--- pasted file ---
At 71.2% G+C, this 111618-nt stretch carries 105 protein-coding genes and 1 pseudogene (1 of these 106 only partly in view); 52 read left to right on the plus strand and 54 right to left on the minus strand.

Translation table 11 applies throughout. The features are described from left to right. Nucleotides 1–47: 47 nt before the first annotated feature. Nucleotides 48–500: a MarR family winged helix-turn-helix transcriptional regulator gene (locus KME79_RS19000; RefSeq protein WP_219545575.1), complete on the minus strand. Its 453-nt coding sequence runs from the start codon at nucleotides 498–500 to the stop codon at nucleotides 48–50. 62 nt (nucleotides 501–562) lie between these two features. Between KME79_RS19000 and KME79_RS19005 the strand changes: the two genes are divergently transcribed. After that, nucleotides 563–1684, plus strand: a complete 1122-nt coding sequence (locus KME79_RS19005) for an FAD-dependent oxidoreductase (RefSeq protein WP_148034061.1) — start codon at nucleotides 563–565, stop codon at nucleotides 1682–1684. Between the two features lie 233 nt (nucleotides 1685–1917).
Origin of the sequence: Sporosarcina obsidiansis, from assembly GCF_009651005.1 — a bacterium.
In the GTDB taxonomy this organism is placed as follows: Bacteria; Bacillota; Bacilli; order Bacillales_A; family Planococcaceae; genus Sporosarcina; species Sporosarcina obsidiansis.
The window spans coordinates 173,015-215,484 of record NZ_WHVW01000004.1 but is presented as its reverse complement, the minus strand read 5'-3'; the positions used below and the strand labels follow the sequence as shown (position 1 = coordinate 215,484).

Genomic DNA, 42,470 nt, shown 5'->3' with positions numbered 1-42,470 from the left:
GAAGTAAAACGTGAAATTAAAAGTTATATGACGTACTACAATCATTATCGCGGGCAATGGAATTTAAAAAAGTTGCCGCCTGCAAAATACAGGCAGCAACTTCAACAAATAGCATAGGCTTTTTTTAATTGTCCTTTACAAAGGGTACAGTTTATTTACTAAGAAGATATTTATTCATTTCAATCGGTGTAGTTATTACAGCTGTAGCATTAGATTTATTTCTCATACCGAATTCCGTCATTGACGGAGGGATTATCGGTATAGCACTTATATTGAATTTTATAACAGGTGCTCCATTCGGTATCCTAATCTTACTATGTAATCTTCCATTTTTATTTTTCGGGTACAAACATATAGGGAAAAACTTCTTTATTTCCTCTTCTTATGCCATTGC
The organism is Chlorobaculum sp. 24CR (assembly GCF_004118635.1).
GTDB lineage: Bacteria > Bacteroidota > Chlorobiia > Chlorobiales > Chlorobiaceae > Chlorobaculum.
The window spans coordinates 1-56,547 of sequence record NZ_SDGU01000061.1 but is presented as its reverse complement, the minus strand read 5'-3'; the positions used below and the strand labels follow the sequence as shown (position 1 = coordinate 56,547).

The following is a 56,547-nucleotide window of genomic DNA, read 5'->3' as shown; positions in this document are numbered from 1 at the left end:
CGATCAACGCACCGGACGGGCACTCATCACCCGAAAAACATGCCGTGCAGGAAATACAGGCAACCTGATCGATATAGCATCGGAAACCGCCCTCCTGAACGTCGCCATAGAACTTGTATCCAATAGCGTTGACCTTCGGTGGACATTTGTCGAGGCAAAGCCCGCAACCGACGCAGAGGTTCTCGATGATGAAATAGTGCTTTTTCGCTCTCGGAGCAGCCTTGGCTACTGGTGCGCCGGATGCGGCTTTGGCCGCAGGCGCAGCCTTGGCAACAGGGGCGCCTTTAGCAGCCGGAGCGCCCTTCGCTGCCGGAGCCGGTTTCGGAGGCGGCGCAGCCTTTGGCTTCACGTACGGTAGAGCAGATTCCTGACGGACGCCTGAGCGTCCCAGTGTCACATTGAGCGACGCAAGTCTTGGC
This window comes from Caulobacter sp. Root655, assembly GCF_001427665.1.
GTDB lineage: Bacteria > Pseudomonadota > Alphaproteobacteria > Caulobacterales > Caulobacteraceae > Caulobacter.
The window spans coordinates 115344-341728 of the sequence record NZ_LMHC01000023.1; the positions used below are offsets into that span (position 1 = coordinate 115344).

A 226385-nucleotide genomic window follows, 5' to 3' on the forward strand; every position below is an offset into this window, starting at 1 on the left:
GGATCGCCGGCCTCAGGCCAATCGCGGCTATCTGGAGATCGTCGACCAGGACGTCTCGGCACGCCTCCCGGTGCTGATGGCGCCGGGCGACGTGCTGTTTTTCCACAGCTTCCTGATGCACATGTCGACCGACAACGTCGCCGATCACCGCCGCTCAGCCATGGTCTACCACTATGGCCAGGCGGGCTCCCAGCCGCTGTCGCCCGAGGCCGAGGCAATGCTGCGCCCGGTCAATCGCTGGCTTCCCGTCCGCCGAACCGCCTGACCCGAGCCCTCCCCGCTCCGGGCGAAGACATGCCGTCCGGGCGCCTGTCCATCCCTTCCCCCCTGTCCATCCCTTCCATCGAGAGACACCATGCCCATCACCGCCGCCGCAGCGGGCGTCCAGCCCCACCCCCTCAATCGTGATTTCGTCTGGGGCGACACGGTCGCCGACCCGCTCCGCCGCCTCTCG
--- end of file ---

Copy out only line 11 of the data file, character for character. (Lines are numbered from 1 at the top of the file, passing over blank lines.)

The following is a 56,547-nucleotide window of genomic DNA, read 5'->3' as shown; positions in this document are numbered from 1 at the left end: